Wednesday, December 19, 2007

Initial Post

This is the first post to a little blog born out of a growing fascination with an area of Tulsa, OK commonly known as Midtown.

What exactly are the boundaries of Midtown? There are no defined geographic boundaries, but it's safe to say that the area roughly bounded by Riverside Drive to the West, Harvard to the East, 11th Street to the North and 31st Street to the South would be a decent ballpark swath of "Midtown".

Aesthetically, Midtown is characterized by old neighborhoods, local restaurants and bars, art galleries and old money. The northern end of Midtown is more quaint with smaller cottages and fewer of the oil mansions that can be found near popular attractions like the Philbrook,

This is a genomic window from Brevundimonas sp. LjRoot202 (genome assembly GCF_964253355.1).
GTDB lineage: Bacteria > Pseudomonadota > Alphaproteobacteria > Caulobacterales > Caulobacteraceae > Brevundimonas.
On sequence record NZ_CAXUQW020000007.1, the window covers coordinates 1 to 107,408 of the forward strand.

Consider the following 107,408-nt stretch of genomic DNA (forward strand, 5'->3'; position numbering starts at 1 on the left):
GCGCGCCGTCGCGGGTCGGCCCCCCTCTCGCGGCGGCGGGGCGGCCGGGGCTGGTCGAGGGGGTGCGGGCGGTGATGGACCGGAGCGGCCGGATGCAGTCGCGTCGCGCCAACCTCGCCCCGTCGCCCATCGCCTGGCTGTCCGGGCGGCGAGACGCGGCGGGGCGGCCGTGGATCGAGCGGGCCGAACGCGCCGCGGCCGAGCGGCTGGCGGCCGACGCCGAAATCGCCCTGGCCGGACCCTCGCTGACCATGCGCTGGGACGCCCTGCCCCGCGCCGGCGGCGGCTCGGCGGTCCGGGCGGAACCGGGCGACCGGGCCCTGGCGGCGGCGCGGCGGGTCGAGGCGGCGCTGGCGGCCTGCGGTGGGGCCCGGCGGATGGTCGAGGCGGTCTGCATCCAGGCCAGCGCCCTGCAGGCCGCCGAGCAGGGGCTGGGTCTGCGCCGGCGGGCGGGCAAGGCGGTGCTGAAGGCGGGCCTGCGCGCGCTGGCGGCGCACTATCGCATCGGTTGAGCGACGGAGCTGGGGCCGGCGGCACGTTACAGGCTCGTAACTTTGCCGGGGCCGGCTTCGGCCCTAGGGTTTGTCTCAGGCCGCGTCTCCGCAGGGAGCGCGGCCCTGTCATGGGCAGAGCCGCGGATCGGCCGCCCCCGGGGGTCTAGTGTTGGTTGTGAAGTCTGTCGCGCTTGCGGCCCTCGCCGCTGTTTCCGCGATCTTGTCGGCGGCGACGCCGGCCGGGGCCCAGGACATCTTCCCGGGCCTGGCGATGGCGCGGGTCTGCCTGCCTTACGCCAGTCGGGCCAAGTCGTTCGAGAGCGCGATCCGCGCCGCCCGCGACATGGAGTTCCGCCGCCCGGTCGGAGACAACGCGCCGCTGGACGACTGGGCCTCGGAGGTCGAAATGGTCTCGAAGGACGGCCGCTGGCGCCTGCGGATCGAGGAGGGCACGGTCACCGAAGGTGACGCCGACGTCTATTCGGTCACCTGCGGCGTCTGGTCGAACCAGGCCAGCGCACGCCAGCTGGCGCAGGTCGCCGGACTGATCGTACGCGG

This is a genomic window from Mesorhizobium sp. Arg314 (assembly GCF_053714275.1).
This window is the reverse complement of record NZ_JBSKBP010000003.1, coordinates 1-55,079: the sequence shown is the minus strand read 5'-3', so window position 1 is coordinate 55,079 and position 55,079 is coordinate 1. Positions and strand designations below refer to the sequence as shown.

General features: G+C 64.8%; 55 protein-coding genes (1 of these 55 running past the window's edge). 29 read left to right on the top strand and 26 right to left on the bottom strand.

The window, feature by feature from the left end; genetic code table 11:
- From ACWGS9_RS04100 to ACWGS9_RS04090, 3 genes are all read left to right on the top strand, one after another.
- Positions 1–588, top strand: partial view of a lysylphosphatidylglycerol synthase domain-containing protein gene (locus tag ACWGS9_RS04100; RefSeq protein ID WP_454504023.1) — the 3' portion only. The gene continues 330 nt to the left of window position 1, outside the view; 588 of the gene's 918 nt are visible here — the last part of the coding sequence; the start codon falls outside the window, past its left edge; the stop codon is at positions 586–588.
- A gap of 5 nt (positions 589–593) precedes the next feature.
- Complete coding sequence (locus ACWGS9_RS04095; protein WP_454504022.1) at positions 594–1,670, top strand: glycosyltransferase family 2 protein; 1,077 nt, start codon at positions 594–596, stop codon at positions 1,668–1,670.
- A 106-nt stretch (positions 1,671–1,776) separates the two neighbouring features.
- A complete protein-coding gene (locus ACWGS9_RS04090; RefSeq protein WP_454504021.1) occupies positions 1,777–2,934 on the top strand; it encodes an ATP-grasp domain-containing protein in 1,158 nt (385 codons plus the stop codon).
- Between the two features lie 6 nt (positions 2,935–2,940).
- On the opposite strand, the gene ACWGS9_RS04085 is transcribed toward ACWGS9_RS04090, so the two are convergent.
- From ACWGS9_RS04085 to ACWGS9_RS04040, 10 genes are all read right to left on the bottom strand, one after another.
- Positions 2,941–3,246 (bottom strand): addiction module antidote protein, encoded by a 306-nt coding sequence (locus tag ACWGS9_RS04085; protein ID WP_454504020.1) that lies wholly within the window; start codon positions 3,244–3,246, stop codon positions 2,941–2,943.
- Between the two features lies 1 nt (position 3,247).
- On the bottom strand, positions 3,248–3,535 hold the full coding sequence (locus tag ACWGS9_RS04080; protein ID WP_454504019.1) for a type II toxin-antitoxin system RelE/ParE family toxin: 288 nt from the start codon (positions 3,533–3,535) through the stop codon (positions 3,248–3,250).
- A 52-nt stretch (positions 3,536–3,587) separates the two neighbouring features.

Woodward Park and Utica Square. Of course, it is Oklahoma, so there are several churches scattered throughout the area.

Like the rest of Tulsa, the farther south one progresses throughout Midtown, the larger the houses get. These houses, however, are not the McMansions that occupy the sprawl of South Tulsa. These mansions are relics of the roaring 1920s when Tulsa was a prominent oil town. Elements of the prosperity enjoyed by Tulsans during the Art Deco era can be found in the architecture of the most striking example of Deco Gothic, Boston Avenue Methodist Church, and subtle arches in Deco-era cottages and bungalows.

Apart from the architecture, there is also a mindset that separates Midtowners from the rest of Tulsa. Some would be tempted to call it elitism. But one should resist that temptation until they've taken a moment to investigate a bit further. That's the point of this humble blog.

Here's to success?

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